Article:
The weather of the Pacific Northwest

by Cliff Mass

Paperback, 2008




Seattle : University of Washington Press, c2008.


The Pacific Northwest experiences the most varied and fascinating weather in the United States, including world-record winter snows, the strongest non-tropical storms in the nation, and shifts from desert to rain forest in a matter of miles. Local weather features dominate the meteorological landscape, from the Puget Sound convergence zone and wind surges along the Washington Coast, to gap winds through the Columbia Gorge and the ?Banana Belt? of southern Oregon. This book is the first comprehensive and authoritative guide to Northwest weather that is directed to the general reader; helpful to boaters, hikers, and skiers; and valuable to expert meteorologists. In The Weather of the Pacific Northwest, University of Washington atmospheric scientist and popular radio commentator Cliff Mass unravels the intricacies of Northwest weather, from the mundane to the mystifying. By examining our legendary floods, snowstorms, and windstorms, and a wide variety of local weather features, Mass answers such interesting questions as: o Why does the Northwest have localized rain shadows? o What is the origin of the hurricane force winds that often buffet the region? o Why does the Northwest have so few thunderstorms? o What is the origin of the Pineapple Express? o Why do ferryboats sometimes seem to float above the water's surface? o Why is it so hard to predict Northwest weather? Mass brings together eyewitness accounts, historical records, and meteorological science to explain Pacific Northwest weather. He also considers possible local effects of global warming. The final chapters guide readers in interpreting the Northwest sky and in securing weather information on their own.… (more)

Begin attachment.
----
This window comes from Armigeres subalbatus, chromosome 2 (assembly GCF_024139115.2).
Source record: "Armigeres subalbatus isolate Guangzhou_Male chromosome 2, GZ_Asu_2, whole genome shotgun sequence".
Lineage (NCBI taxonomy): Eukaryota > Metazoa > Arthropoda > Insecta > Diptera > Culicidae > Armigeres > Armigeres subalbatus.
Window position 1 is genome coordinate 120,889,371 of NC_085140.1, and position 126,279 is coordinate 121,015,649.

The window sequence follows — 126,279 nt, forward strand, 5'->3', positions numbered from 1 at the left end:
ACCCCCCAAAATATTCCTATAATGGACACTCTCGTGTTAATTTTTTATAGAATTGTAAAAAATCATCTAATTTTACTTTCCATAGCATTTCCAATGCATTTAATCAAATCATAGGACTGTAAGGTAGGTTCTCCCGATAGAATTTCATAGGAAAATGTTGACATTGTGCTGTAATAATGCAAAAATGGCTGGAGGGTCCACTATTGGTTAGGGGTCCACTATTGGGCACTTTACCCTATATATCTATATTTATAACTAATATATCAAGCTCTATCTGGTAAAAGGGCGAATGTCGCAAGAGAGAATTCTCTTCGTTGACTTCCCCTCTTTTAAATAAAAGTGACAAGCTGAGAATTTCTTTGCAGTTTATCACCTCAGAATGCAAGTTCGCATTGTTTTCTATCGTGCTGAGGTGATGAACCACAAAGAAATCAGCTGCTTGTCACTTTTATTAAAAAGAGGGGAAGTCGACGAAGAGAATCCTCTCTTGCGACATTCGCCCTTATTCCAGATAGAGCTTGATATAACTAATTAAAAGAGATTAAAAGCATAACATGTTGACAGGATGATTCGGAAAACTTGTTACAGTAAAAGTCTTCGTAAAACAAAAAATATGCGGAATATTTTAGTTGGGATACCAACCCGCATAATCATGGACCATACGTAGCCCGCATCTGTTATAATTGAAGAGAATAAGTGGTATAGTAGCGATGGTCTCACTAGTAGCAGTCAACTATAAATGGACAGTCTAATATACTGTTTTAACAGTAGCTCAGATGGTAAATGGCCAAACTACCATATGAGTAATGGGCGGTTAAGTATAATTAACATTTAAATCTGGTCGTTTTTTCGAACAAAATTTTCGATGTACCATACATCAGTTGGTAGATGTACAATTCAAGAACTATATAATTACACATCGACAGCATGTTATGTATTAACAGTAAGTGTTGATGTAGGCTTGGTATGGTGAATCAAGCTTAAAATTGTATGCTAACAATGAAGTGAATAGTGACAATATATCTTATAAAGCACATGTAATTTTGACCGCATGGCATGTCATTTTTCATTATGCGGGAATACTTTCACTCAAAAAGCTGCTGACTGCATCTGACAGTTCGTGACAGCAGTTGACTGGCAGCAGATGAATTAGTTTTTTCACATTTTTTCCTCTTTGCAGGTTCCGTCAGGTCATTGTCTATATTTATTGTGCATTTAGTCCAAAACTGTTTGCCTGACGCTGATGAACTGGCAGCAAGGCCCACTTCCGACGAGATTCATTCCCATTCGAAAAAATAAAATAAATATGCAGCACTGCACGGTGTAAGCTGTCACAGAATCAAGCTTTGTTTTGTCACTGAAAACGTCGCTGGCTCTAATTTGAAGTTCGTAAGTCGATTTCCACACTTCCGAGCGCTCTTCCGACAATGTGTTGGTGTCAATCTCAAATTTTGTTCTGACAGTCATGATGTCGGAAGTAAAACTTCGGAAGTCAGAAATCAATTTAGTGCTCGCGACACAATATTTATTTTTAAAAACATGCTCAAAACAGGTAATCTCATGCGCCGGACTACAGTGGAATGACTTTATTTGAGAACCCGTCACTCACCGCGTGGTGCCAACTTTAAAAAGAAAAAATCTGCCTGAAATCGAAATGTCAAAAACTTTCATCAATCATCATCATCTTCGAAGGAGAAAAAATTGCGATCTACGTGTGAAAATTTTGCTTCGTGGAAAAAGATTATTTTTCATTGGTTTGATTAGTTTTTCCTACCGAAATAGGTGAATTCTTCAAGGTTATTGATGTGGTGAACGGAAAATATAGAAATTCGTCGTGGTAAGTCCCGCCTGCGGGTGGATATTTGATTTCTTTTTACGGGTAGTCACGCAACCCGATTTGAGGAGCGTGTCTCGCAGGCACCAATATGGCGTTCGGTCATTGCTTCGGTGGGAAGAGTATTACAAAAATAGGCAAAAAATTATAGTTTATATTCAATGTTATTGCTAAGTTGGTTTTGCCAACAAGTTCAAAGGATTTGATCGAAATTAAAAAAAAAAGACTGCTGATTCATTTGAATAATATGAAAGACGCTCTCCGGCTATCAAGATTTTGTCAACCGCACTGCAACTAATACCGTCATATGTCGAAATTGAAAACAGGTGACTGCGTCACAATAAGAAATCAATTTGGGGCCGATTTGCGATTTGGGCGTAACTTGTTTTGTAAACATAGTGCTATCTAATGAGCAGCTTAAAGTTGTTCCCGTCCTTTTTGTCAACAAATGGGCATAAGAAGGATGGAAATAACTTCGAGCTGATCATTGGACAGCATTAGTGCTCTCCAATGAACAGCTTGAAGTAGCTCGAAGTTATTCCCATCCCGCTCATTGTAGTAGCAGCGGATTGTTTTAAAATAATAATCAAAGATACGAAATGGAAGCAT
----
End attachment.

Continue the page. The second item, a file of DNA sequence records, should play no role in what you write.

User reviews

LibraryThing member sben
This book is pretty much a must-read for anybody who lives in the Seattle area (or, to a slightly lesser degree, Portland) and who is at all interested in the weather.

Mass writes for the interested layperson, appearing to assume a non-specialized high school education. It looks and reads something like an introductory college text, which is understandable given that Mass is a professor of atmospheric science at UW. Also understandable is the book's focus on Washington and particularly the Seattle area, giving Oregon somewhat short shrift given the title of the book.
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